Guns, lies and ballots set on fire: This is voter suppression in 2020
For many Americans, the stakes are high in the 2020 election.
The ongoing coronavirus pandemic and racial tensions have divided the nation and galvanized millions of people to cast their votes weeks before the Nov. 3 election.
But the historic turnout has been challenged by a wide range of tactics to suppress voters, particularly voters in communities of color.
Voters have faced hours-long lines, intimidation and rejection at the polls, and received false information that sought to discourage them from voting.
Here is a roundup of some of the most striking examples of voter suppression during the election season:
Armed people show up to polls
In St. Petersburg, Florida, two people dressed as armed security guards were reported outside an early voting site on Oct. 21.
The man and woman told police they were hired by President Donald Trump's campaign, according to local media reports. Trump's campaign, however, told WFLA that it did not employ the two people.
Trevor Mallory, a Democratic candidate for Pinellas County property appraiser, said he was campaigning near the voting site when he noticed the armed people standing near a Trump campaign tent.
Mallory said it made him uncomfortable and called it "voter intimidation." He said he was thankful that voters, including those with children, did not allow the presence of armed people to stop them from walking into the building to vote.
“To me, that’s a little alarming, it’s a little unsettling," Mallory told USA TODAY. "No one should have to encounter an armed guard that is not with the sheriff’s department or an official police department employee.”
According to WFLA, law enforcement officials said the two people were licensed security guards employed by a Florida security company and they were not violating any laws.
Elsewhere, a Michigan judge on Tuesday struck down Secretary of State Jocelyn Benson's directive that banned the open carry of firearms at polling places on Election Day.
Gun rights activists had filed a lawsuit claiming Benson's order made "an unsupported correlation between mere possession of a firearm and voter intimidation."
Benson said she planned to appeal the judge's ruling.
Voters in Black Lives Matters shirts rejected at polls
Some polling places are attempting to reject voters wearing Black Lives Matter shirts.
A poll worker in Memphis, Tennessee, was fired last week for turning voters away who were wearing masks and T-shirts that read "Black Lives Matter."
In Cummings, Georgia, Zack Arias recorded a video of a poll worker telling him he would have to take off his Black Lives Matter shirt to vote.
Moments later, a polling place manager intervened and said Arias could vote because Black Lives Matter is "not on the ballot."
Electioneering, political campaigning and wearing political apparel is prohibited at polling places across the country. "Black lives matter," the statement, is often confused with the political movement.
Arias told USA TODAY that he knew the election laws and was shocked when the poll worker tried to suppress his vote.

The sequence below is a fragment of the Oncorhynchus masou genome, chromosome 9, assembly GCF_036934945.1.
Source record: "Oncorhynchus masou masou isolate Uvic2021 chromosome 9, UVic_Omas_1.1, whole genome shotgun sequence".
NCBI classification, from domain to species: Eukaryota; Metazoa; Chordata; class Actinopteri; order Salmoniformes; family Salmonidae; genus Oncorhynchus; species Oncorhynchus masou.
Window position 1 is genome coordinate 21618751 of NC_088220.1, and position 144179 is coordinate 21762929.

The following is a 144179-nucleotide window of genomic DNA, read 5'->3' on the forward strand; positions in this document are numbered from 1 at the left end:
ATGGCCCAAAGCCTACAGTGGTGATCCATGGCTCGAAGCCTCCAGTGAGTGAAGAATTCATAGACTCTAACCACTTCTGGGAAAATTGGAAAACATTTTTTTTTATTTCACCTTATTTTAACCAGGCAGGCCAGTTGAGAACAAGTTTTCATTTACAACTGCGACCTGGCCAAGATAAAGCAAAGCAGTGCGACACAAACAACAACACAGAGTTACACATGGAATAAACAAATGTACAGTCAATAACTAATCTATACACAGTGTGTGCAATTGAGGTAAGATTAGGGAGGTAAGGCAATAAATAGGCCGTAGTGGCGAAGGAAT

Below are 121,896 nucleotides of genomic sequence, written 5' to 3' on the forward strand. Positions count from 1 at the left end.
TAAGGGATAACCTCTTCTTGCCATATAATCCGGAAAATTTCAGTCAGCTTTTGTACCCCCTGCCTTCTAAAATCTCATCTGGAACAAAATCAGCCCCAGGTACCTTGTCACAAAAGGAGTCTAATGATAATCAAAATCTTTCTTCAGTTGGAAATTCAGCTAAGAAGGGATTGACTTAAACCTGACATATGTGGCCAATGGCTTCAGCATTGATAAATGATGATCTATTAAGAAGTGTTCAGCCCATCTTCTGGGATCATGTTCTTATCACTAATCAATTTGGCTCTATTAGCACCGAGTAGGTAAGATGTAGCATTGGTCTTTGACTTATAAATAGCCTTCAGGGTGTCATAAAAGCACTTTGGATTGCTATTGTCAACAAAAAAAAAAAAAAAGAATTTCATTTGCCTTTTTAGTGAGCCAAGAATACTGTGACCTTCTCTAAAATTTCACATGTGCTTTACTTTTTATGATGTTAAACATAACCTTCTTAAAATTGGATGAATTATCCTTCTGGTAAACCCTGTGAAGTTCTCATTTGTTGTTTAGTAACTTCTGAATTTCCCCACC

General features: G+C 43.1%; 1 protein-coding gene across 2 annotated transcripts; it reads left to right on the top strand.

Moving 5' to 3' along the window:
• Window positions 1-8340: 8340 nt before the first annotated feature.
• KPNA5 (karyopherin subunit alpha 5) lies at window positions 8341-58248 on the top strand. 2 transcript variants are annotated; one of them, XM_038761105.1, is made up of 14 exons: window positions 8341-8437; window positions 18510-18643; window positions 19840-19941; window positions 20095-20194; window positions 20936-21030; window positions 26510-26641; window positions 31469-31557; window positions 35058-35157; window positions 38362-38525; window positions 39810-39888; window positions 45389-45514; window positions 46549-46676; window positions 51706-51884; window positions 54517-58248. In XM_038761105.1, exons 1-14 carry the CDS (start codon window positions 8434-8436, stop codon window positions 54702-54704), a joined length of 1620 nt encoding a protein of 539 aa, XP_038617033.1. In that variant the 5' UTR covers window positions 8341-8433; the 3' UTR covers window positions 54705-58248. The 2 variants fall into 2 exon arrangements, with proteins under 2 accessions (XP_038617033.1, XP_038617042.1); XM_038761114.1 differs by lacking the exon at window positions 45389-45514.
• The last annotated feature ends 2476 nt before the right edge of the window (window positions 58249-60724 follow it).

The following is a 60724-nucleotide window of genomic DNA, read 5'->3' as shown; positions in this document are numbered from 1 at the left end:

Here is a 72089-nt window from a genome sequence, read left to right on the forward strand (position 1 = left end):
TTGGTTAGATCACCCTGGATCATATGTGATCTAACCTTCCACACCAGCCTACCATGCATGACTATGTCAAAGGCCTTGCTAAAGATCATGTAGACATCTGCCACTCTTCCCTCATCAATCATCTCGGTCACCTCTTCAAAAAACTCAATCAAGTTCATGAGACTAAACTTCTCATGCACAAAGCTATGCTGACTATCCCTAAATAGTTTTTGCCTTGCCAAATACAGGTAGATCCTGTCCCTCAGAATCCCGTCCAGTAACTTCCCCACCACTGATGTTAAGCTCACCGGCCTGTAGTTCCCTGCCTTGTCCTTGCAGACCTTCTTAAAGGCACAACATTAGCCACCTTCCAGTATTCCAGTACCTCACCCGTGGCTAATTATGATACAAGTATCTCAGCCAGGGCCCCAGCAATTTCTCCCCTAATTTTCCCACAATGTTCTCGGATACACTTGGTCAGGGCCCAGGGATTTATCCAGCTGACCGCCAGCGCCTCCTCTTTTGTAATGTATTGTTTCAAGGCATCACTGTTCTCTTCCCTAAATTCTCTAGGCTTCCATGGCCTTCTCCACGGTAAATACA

Since the incident, Arias said he has received backlash from conservative neighbors in his Nextdoor group who said he shouldn't have been allowed to vote.
"I don’t take it (Black lives matter) as a political issue," Arias said. "It’s a human rights issue; it’s a human equality issue. It just goes to show that there is a systemic problem in this country that just stating that Black lives matter gets people in a tizzy.”
False robocalls and mailers go out to voters
Earlier this month, two conservative operatives were charged with making false robocalls to residents in majority-Black Detroit saying that if they voted by mail, they could face debt collection and forced vaccination.
Officials say residents in New York, Ohio, Illinois and Pennsylvania received similar calls.
The two men, identified as Jacob Wohl, 22, and Jack Burkman, 54, face felony charges including conspiring to intimidate voters in violation of election law and using a computer to commit crimes.
Some Black voters in Detroit also received literature in the mail falsely telling them they had until Nov. 10 to vote due to COVID-19 concerns, said Shannon Rochon, a local community organizer. Some of the mailers included a non-working Google phone number for voters to call for more information, he said.
To combat voter suppression, Rochon said he has been leading marches with groups of voters to drop their absentee ballots off at drop boxes. Rochon, who also voted by mail, said the voters feel more confident that their vote will count when they complete the process with a community leader and their neighbors.
"(Voter suppression) does concern me but one thing about the people of Detroit and people of color that I’ve come across... it almost ignites a new fire to make sure that their vote is counted," Rochon said. "The suppression is somewhat backfiring."
Ballot drop boxes set on fire
Drop boxes set up across counties to make it easier for voters to submit their mail-in ballots have also been a source of voter suppression in 2020, voting rights activists and officials say.
Both California and Boston have seen ballot drop boxes set on fire this month destroying dozens of ballots.
The first incident was in Baldwin Park – a majority-Latino Los Angeles suburb – where someone on Oct. 18 set fire to a ballot box containing about 100 ballots.
Los Angeles County Supervisor Hilda Solis called the incident arson and said it "has all the signs of an attempt to disenfranchise voters."
The FBI is also investigating a ballot drop box fire in Boston that election officials said was a "deliberate attack."
The fire was set around 4 a.m. Oct. 25 outside the Boston Public Library downtown. It contained 122 ballots when it was emptied Sunday morning; 87 of them were still legible and able to be processed.